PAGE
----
The Genomics England Board
The Genomics England Board oversees all of our activities, ratifies all major decisions and sets the overall strategy for the organisation. Genomics England has several independent advisory committees that report to the board. These include the Ethics Advisory Committee, Science Advisory Committee, Data Advisory Committee, Access Review Committee, GeCIP Board and the Audit Committee.
Jon Symonds CBE
Jonathan Symonds CBE was appointed Deputy Group Chairman of HSBC Holdings plc in August 2018 and has been an independent non-executive Director since April 2014. He has extensive international financial and governance experience.
Jonathan was previously Chairman of HSBC Bank plc, HSBC’s European subsidiary, which offers services to clients in the UK and Continental Europe.
Jonathan was Chief Financial Officer of Novartis AG from 2009 to 2013. Before joining Novartis he was a Partner and Managing Director of Goldman Sachs (2007-2009); Chief Financial Officer of AstraZeneca plc (1997-2007); and a Partner at KPMG (1992-1997). His governance experience includes roles as non-executive Director and chair of the audit committees of Diageo plc and QinetiQ plc.
He is currently Chairman of Proteus Digital Health Inc. and Genomics England Limited. He is also a non-executive director of Rubius Therapeutics, Inc.
Jonathan is a Fellow of the Institute of Chartered Accountants in England and Wales. He has a BA, First Class Honours in Business Finance from the University of Hertfordshire.
Professor Sir Mark Caulfield FMedSci
Interim Chief Executive, Chief Scientist
Sir Mark graduated in Medicine in 1984 from the London Hospital Medical College and trained in Clinical Pharmacology at St Bartholomew’s Hospital (Barts) where he developed a research programme in molecular genetics of hypertension and clinical research. In 2009 he won the Lily Prize of the British Pharmacology Society. He is a Fellow of The Royal College of Physicians.
In 2000 Sir Mark successfully bid for £3.1m to create the Barts and The London Genome Centre at the Queen Mary University of London. Since 2008 he has directed the Barts National Institute of Health Research (NIHR) Cardiovascular Biomedical Research Unit. In 2012 he become Co-Chair of NIHR Comprehensive Research Network Cardiovascular Sub-Speciality Group.
Sir Mark was appointed Director of the William Harvey Research Institute in 2002 and was elected to the Academy of Medical Sciences in 2008. His particular areas of research are Cardiovascular Genomics and Translational Cardiovascular Research and Pharmacology.
From 2009 to 2011 Sir Mark was President of the British Hypertension Society. He has also served on the NICE Guideline Group for hypertension and leads the Joint UK Societies’ Working Group and Consensus on Renal Denervation which he has driven from research into NHS care.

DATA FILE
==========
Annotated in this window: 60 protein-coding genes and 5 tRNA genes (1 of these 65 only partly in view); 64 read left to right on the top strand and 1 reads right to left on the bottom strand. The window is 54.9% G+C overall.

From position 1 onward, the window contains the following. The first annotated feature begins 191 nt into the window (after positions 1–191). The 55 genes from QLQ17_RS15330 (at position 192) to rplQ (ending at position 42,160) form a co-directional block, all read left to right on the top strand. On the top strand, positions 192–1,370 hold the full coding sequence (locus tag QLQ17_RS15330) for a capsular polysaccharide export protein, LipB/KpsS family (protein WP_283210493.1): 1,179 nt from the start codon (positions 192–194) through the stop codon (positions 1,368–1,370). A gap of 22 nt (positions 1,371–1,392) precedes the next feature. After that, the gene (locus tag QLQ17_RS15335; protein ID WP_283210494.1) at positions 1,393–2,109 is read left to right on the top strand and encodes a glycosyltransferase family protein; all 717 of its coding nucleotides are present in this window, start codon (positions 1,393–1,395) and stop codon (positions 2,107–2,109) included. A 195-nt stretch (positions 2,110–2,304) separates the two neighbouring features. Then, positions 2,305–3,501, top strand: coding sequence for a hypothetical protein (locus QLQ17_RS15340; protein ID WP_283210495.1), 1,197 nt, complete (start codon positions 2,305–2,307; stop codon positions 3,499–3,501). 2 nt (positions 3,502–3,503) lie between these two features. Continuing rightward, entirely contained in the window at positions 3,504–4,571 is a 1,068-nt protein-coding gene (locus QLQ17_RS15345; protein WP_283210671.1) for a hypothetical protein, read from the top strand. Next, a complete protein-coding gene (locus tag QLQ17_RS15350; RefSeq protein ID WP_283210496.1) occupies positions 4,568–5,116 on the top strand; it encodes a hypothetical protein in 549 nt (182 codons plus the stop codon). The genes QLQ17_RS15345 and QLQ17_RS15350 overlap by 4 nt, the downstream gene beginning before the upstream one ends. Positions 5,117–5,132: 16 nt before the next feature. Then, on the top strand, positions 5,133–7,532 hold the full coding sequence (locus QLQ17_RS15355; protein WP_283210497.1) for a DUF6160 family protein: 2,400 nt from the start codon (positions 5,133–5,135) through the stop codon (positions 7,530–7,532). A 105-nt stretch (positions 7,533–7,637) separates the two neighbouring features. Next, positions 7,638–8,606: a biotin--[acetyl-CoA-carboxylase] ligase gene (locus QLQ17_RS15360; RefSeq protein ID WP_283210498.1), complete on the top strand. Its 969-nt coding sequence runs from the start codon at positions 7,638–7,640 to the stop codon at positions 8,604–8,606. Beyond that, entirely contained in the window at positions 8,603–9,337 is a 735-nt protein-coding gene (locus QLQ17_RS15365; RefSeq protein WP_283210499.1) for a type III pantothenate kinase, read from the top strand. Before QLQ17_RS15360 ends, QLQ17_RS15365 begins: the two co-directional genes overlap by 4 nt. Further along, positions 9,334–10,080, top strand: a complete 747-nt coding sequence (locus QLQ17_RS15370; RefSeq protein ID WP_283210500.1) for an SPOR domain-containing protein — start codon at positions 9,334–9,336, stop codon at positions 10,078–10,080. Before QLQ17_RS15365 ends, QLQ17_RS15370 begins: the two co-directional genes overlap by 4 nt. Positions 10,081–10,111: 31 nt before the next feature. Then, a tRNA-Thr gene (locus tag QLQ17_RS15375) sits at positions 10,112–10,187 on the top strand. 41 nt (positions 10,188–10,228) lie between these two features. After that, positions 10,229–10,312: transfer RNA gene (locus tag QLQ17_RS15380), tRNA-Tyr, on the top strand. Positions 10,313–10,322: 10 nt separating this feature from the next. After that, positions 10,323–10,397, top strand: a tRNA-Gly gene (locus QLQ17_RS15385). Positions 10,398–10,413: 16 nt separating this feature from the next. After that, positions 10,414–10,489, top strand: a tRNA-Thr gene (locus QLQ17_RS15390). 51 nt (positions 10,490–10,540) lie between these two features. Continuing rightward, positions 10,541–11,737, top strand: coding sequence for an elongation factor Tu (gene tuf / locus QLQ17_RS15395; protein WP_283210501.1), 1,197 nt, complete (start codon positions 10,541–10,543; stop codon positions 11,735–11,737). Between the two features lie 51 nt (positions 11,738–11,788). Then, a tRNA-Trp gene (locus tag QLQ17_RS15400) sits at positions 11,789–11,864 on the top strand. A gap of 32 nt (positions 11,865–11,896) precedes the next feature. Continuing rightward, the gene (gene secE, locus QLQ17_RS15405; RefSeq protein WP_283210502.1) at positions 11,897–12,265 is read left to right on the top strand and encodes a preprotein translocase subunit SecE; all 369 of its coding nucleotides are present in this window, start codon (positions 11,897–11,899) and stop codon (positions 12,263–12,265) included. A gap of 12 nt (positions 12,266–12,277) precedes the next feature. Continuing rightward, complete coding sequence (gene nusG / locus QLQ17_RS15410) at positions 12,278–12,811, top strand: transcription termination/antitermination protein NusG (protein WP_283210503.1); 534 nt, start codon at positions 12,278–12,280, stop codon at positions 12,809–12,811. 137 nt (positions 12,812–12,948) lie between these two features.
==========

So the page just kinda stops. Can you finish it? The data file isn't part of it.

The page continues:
In 2013 he became an NIHR Senior Investigator.
Sir Mark became interim Chief Executive of Genomics England in January 2019, and received a knighthood in the 2019 Queen’s Birthday Honours in recognition of his services to the 100,000 Genomes Project.
Professor Sir John Bell
Professor Sir John Bell FRS is Regius Professor of Medicine at Oxford University, and Chairman of the Office for the Strategic Coordination of Health Research. He recently stepped down as President of the Academy of Medical Sciences (2006-2011). As a Rhodes Scholar (1975-78), Sir John undertook his medical training in the UK and then went on to Stanford University, returning to the UK in 1987. His research interests are in the area of autoimmune disease and immunology where he has contributed to the understanding of immune activation in a range of autoimmune diseases. In 1993, he founded the Wellcome Trust Centre for Human Genetics, one of the world’s leading centres for complex trait common disease genetics.
Sir John was responsible for the working party that produced the highly influential Academy of Medical Sciences “Strengthening Clinical Research” report that highlighted the need for the UK to focus some of its attention on developing expertise in translational research. In December 2011, Sir John was appointed one of two UK Life Sciences Champions by the Prime Minister.
Professor Dame Sally Davies
Dame Sally became Chief Medical Officer for England and Chief Medical Advisor to the UK Government on 3 March 2010. Until 2016 she also held responsibility for Research and Development, and was the Chief Scientific Adviser for the Department of Health & Social Care, succeeded by Professor Chris Whitty.
Dame Sally is independent advisor to the UK Government on medical matters, with particular responsibilities regarding Public Health. She provides professional leadership for Directors of Public Health and leads a public health professional network for those responsible for public health services. She is professional head of the Department’s medical staff and head of the Medical Civil service.
Sally was actively involved in NHS R&D from its establishment and founded the National Institute for Health Research (NIHR) with a budget of £1 billion.
Sally has led UK delegations to WHO summits and forums since 2004 and has played an active role on numerous international committees including WHO Global Advisory Committee on Health Research (ACHR). She has advised many others on research strategy.
Her own research interests focused on sickle cell disease.
Professor Ewan Birney